Most vSphere admins are more than comfortable with using Update Manager to download patches and update their environment, but few that I talk to actually know a huge amount about the Update Mangaer Download Service (UMDS). UMDS is tool you can install to download patches (and third party VIBs - I'll get to that) for Update Manager and it's useful for environments that don't have access to the internet, or air-gapped, and also for environments with multiple vCenter Servers where you don't necessarily want to download the same patch on every server.
As a vExpert, I am blessed to get 1000 CPU hours access to Ravello's awesome platform and recently I've been playing with the AutoLab deployments tailored for Ravello. If you're unfamiliar with Ravello's offering(where have you been?!) then it's basically a custom hypervisor (HVX) running on either AWS or Google Cloud that allows you to run nested environments on those platforms. I did say it's awesome. As an avid home-lab enthusiast Ravello initially felt weird, but having used it for a while I can definitely see the potential to augment, and in some cases completely replace the home lab.
Note: This falls under the “I don’t think this is supported” category – use this method at your own peril! As part of some testing I’ve been doing for vRealize Automation DR scenarios, I wanted to test changing the IP address of a HA PSC pair using a script (think SRM failover to a new subnet).What I didn’t want to do was simply edit the connections directly – quite often with the VMware appliances there are scripts on start-up to ensure the configuration is correct and consistent – what I wanted was to be able to find a more supported and reliable way.
I'm not sure how supported this is, but this process can recover a vSphere 6 vCenter Server Appliance or Platform Services Controller when you've lost the root password. Download the OpenSUSE Rescue CD - http://download.opensuse.org/distribution/13.2/iso/ Mount the CD to the PSC Appliance Reboot the appliance and enter the BIOS setup using F2, configure the CD-ROM as first-boot device. Save and exit to reboot into the SUSE Live-CD.
Providing a highly available single sign on for vRealize Automation is a fundamental part of ensuring the availability of the platform. Traditionally, (vCAC) vRA uses the Identity Appliance and relies on vSphere HA to provide the availability of the SSO platform, but in a fully distributed HA environment that's not really good enough. It's also possible to use the vSphere 5.5 SSO install in a HA configuration - however, many companies are making the move to the latest version of vSphere and don't necessarily want to maintain a 5.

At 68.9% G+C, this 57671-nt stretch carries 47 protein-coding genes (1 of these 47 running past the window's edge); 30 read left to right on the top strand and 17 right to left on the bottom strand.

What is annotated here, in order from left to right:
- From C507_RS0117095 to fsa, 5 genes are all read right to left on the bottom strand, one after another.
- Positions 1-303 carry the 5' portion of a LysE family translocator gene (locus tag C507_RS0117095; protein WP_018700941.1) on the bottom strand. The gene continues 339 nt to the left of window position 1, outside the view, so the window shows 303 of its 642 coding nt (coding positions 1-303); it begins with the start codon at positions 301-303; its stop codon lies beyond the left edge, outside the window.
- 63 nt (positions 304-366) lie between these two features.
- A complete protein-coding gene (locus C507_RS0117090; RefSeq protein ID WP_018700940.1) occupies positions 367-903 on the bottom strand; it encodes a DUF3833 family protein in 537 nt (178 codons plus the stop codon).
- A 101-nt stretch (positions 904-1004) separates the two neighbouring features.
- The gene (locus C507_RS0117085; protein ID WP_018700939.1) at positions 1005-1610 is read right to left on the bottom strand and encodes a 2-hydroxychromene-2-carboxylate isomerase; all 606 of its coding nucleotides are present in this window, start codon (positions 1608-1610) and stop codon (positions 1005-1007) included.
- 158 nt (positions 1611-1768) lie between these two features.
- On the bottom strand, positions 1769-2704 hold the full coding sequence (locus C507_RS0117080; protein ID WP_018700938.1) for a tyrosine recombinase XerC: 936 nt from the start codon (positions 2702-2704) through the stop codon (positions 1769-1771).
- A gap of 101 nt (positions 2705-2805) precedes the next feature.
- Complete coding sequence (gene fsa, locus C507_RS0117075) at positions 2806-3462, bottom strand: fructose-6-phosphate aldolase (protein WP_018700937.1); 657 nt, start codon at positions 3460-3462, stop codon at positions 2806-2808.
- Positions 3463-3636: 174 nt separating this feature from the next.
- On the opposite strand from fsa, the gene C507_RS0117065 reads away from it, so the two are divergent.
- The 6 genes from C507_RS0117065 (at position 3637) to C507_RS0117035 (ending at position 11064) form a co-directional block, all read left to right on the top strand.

Unable to connect NSX to Lookup Service when using a vSphere 6 subordinate certificate authority (VMCA)
After deploying a new vSphere 6 vCenter Server Appliance (VCSA) and configuring the Platform Services Controller (PSC) to act as a subordinate Certificate Authority (CS), I was unable to register the NSX Manager to the Lookup Service. Try saying that fast after a pint or two!? Attempting to register NSX to the Lookup Service would result in the following error: NSX Management Service operation failed.( Initialization of Admin Registration Service Provider failed.
I tested vSphere 6 quite intensively when it was in beta, but I didn’t ever upgrade my lab – basically because I need a stable environment to work on and I wasn’t sure that I could maintain that with the beta. Now 6 has been GA a while and I have a little bit of time, I have begun the lab upgrade process. You can see a bit more about my lab hardware over on my lab page.
I tested vSphere 6 quite intensively when it was in beta, but I didn't ever upgrade my lab - basically because I need a stable environment to work on and I wasn't sure that I could maintain that with the beta. I will be upgrading vCenter Server Appliance - currently 5.5 update 1 vSphere Update Manager - currently 5.5 update 1 3 HP N54L resource hosts 1 Intel NUC management host In my lab I run various VMware software suites listed below, although I typically run them in nested environments to keep my lab install relatively clean.
I tested vSphere 6 quite intensively when it was in beta, but I didn't ever upgrade my lab - basically because I need a stable environment to work on and I wasn't sure that I could maintain that with the beta. Checking for driver compatibility In vSphere 5.5, VMware dropped the drivers for quite a few consumer grade NICs - in 6 they've gone a step further and actually blocked quite a few of these using a VIB package.
I tested vSphere 6 quite intensively when it was in beta, but I didn't ever upgrade my lab - basically because I need a stable environment to work on and I wasn't sure that I could maintain that with the beta. Upgrading the vCenter Server Appliance Download and mount the VMware-VCSA-all-6.0.0-2562643 ISO image (mounted as G:\ on my workstation). Browse the ISO and run the Client Integration Plugin “G:\vcsa\VMware-ClientIntegrationPlugin-6.0.0.exe” - it's a simple next, next finish sort of install.